Tools like Wrike make it easy to look back and catch up. Your inbox is directly connected to tasks so you get context and can see conversations chronologically. Instead of coming back to a messy pile of emails where you can miss some side conversations, Wrike keeps task communication in one place, cutting through the weeds so you can get back into your workflow fast.
It’s time to pack your bags and leave stress behind
The United States is the only country in the Organisation for Economic Co-operation and Development — a group of 37 countries that work to stimulate economies and world trade — that does not mandate paid vacation. That means U.S. employees and companies need to take responsibility and prioritize vacations. Leaders need to let employees know that everything will be okay while they are gone and enforce unplugging. Wrike’s Vice President of People Operations Megan Barbier shares:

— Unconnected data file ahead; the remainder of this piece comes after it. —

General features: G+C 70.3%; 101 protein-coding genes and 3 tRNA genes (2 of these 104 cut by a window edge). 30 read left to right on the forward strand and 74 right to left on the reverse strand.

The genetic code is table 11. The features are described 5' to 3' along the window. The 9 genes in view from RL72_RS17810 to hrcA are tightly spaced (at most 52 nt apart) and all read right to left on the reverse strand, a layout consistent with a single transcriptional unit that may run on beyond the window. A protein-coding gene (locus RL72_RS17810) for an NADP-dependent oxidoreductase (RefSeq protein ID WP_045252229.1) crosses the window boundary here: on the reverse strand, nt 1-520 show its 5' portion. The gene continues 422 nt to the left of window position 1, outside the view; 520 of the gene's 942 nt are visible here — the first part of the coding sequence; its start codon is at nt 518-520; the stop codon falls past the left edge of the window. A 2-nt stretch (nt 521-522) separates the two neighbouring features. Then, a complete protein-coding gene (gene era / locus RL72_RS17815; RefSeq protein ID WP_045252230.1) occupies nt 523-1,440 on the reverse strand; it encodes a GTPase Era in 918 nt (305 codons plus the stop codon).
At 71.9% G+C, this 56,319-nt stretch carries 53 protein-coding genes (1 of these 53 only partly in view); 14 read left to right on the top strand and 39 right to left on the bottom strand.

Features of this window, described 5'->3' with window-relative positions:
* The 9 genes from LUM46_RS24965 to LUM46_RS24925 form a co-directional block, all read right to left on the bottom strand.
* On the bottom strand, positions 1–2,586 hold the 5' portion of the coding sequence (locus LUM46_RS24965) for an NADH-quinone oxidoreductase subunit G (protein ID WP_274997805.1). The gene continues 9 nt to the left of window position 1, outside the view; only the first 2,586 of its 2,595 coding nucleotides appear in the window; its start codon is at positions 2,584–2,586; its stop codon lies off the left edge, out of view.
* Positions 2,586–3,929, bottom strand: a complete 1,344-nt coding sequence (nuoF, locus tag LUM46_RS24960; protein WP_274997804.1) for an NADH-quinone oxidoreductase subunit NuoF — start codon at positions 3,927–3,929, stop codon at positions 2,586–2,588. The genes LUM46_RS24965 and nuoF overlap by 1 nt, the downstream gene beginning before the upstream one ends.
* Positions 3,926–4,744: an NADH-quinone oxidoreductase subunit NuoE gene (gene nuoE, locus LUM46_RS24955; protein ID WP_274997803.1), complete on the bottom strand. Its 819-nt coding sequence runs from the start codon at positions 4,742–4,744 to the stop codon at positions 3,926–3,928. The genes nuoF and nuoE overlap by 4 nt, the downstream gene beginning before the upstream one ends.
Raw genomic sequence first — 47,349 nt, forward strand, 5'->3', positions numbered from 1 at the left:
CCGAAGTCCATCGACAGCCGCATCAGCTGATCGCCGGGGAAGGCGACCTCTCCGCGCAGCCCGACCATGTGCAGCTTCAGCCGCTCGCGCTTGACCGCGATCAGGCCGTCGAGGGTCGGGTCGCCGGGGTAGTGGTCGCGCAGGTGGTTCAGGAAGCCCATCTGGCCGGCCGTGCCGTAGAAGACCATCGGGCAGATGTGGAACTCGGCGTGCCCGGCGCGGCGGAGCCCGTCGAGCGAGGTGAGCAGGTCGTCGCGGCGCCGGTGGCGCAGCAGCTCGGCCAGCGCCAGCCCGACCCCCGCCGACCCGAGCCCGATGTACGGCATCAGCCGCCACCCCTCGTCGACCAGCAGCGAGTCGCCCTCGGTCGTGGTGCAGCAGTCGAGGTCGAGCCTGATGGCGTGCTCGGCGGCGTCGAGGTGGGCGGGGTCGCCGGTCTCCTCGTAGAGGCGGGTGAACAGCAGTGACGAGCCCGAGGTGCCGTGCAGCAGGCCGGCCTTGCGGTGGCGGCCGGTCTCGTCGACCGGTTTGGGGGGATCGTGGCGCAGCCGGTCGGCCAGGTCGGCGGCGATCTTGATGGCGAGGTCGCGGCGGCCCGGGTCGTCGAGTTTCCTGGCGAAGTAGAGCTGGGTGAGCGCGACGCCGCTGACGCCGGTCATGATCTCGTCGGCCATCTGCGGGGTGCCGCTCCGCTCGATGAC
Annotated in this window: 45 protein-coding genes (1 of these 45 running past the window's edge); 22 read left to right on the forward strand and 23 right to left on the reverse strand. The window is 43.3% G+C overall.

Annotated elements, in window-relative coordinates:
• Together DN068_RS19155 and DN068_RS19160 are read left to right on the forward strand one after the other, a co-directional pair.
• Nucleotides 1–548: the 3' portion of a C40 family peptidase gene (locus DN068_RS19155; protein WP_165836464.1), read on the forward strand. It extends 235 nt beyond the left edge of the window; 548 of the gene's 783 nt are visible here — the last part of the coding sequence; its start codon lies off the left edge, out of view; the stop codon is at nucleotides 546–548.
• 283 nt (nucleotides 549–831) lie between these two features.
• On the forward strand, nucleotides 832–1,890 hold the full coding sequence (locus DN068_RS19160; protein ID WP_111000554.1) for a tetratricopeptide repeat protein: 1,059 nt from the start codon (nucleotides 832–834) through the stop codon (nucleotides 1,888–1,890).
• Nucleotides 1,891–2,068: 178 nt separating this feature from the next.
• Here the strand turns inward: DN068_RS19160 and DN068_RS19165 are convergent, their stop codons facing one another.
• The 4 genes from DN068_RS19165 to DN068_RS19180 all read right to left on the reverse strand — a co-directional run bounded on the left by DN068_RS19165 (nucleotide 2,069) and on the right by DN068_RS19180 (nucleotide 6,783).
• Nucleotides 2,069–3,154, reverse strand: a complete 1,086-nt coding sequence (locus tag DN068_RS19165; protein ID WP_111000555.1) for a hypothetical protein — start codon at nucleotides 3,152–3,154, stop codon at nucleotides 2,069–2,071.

“Stress is part of our daily lives, but with the right tools and team structures, organizations can have more influence than they think in how they help employees prepare for, take, and return from a break from work. Businesses should pull in all the resources they can to make the experience of taking vacation easier and less stressful for employees — and creating alignment and visibility on digital work is a key way to help do that.”
What are some of the ways your company encourages and empowers you to take a vacation? We want to hear from you!
Let us know in the comments below and tag your vacation photos with the hashtag #VacayDoneWrike on LinkedIn or Instagram.